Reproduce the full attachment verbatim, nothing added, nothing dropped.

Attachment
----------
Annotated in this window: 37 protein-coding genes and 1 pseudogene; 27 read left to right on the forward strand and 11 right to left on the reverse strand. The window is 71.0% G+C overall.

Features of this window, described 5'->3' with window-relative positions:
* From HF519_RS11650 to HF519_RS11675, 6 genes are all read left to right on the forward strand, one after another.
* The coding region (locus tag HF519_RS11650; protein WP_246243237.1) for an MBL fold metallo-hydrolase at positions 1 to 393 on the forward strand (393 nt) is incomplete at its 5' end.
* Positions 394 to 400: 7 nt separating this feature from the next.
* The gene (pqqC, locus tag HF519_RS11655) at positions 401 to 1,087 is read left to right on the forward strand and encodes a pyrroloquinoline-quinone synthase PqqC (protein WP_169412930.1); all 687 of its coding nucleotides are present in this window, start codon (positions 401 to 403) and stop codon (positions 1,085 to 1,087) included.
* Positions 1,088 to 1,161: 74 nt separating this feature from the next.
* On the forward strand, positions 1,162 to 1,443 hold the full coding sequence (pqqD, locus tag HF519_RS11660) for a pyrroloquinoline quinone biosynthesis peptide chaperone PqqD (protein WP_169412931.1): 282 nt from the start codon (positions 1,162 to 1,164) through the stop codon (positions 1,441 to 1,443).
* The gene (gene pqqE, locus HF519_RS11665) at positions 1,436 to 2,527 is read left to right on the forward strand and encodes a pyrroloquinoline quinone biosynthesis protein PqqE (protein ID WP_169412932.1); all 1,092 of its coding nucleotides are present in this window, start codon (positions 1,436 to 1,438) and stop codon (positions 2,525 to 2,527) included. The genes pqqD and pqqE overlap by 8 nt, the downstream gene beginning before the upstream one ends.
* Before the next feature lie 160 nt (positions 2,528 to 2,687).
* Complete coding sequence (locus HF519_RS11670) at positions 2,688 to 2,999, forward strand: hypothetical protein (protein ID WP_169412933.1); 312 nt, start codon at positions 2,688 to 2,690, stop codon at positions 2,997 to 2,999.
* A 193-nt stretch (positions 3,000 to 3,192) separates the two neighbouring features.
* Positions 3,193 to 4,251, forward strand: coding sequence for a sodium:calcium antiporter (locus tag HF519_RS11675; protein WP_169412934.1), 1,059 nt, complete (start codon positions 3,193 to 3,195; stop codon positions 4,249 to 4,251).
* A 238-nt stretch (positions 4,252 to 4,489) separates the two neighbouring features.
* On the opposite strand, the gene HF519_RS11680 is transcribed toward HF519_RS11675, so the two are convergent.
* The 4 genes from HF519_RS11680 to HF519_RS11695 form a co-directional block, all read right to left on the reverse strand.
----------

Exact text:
Annotated in this window: 37 protein-coding genes and 1 pseudogene; 27 read left to right on the forward strand and 11 right to left on the reverse strand. The window is 71.0% G+C overall.

Features of this window, described 5'->3' with window-relative positions:
* From HF519_RS11650 to HF519_RS11675, 6 genes are all read left to right on the forward strand, one after another.
* The coding region (locus tag HF519_RS11650; protein WP_246243237.1) for an MBL fold metallo-hydrolase at positions 1 to 393 on the forward strand (393 nt) is incomplete at its 5' end.
* Positions 394 to 400: 7 nt separating this feature from the next.
* The gene (pqqC, locus tag HF519_RS11655) at positions 401 to 1,087 is read left to right on the forward strand and encodes a pyrroloquinoline-quinone synthase PqqC (protein WP_169412930.1); all 687 of its coding nucleotides are present in this window, start codon (positions 401 to 403) and stop codon (positions 1,085 to 1,087) included.
* Positions 1,088 to 1,161: 74 nt separating this feature from the next.
* On the forward strand, positions 1,162 to 1,443 hold the full coding sequence (pqqD, locus tag HF519_RS11660) for a pyrroloquinoline quinone biosynthesis peptide chaperone PqqD (protein WP_169412931.1): 282 nt from the start codon (positions 1,162 to 1,164) through the stop codon (positions 1,441 to 1,443).
* The gene (gene pqqE, locus HF519_RS11665) at positions 1,436 to 2,527 is read left to right on the forward strand and encodes a pyrroloquinoline quinone biosynthesis protein PqqE (protein ID WP_169412932.1); all 1,092 of its coding nucleotides are present in this window, start codon (positions 1,436 to 1,438) and stop codon (positions 2,525 to 2,527) included. The genes pqqD and pqqE overlap by 8 nt, the downstream gene beginning before the upstream one ends.
* Before the next feature lie 160 nt (positions 2,528 to 2,687).
* Complete coding sequence (locus HF519_RS11670) at positions 2,688 to 2,999, forward strand: hypothetical protein (protein ID WP_169412933.1); 312 nt, start codon at positions 2,688 to 2,690, stop codon at positions 2,997 to 2,999.
* A 193-nt stretch (positions 3,000 to 3,192) separates the two neighbouring features.
* Positions 3,193 to 4,251, forward strand: coding sequence for a sodium:calcium antiporter (locus tag HF519_RS11675; protein WP_169412934.1), 1,059 nt, complete (start codon positions 3,193 to 3,195; stop codon positions 4,249 to 4,251).
* A 238-nt stretch (positions 4,252 to 4,489) separates the two neighbouring features.
* On the opposite strand, the gene HF519_RS11680 is transcribed toward HF519_RS11675, so the two are convergent.
* The 4 genes from HF519_RS11680 to HF519_RS11695 form a co-directional block, all read right to left on the reverse strand.